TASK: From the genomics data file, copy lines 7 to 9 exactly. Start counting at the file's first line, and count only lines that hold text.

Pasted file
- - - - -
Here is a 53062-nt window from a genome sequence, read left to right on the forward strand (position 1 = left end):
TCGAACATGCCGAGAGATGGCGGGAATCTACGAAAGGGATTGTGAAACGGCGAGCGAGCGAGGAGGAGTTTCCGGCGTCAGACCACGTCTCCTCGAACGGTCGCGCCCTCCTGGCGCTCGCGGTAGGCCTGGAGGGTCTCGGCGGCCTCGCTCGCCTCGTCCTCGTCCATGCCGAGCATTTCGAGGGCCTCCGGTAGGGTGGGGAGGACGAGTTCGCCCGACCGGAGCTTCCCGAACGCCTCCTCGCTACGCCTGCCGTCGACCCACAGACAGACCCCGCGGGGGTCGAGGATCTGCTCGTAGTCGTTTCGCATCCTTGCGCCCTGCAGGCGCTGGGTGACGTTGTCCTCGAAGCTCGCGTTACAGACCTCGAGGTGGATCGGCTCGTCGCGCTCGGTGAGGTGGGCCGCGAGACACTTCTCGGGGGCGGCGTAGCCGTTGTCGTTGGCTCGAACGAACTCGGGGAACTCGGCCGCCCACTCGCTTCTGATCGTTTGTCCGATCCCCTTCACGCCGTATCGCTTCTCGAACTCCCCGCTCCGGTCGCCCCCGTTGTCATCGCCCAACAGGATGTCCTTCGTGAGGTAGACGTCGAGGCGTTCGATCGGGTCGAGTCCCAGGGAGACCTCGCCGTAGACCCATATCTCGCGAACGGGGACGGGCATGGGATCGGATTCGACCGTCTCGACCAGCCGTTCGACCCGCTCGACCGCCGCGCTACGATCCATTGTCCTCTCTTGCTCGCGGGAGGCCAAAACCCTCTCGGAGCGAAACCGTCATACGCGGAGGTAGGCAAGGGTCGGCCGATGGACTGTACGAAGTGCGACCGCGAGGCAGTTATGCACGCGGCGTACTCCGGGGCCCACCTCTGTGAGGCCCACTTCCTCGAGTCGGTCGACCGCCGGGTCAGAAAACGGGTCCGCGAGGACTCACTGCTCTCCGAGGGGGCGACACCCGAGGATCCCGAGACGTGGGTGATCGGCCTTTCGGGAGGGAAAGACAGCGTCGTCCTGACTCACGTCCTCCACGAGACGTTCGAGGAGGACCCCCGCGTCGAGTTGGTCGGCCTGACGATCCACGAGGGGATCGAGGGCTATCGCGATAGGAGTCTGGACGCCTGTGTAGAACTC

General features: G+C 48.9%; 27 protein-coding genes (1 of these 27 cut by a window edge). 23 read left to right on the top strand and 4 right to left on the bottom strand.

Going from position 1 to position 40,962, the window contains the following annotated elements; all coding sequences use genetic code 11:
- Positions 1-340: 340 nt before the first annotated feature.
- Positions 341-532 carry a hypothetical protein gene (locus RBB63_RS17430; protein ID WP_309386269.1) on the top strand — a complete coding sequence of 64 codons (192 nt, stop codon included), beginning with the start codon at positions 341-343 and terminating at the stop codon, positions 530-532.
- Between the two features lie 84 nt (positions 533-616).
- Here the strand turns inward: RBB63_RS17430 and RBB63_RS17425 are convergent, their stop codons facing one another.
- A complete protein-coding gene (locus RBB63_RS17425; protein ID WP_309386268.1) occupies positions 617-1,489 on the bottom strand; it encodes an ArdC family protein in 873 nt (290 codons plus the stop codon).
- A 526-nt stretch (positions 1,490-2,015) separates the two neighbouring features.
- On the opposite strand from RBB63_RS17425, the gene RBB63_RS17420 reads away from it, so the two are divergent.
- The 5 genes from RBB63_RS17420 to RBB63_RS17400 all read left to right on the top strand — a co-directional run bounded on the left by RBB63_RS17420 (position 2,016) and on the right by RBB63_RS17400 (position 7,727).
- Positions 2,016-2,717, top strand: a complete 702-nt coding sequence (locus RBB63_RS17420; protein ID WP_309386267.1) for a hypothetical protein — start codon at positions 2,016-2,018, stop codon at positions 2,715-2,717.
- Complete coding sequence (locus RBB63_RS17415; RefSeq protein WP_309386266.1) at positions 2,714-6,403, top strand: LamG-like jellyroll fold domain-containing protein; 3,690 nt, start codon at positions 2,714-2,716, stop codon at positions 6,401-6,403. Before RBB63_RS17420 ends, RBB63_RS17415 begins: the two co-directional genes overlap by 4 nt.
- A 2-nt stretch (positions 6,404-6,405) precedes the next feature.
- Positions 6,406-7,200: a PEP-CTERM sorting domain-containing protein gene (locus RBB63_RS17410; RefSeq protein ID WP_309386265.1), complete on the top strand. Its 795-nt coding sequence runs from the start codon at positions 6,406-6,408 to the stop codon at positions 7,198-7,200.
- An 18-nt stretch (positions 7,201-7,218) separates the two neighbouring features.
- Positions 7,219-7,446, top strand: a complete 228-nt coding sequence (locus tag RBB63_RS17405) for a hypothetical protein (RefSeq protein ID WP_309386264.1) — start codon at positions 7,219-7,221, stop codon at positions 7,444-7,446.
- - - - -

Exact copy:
- Between the two features lie 84 nt (positions 533-616).
- Here the strand turns inward: RBB63_RS17430 and RBB63_RS17425 are convergent, their stop codons facing one another.
- A complete protein-coding gene (locus RBB63_RS17425; protein ID WP_309386268.1) occupies positions 617-1,489 on the bottom strand; it encodes an ArdC family protein in 873 nt (290 codons plus the stop codon).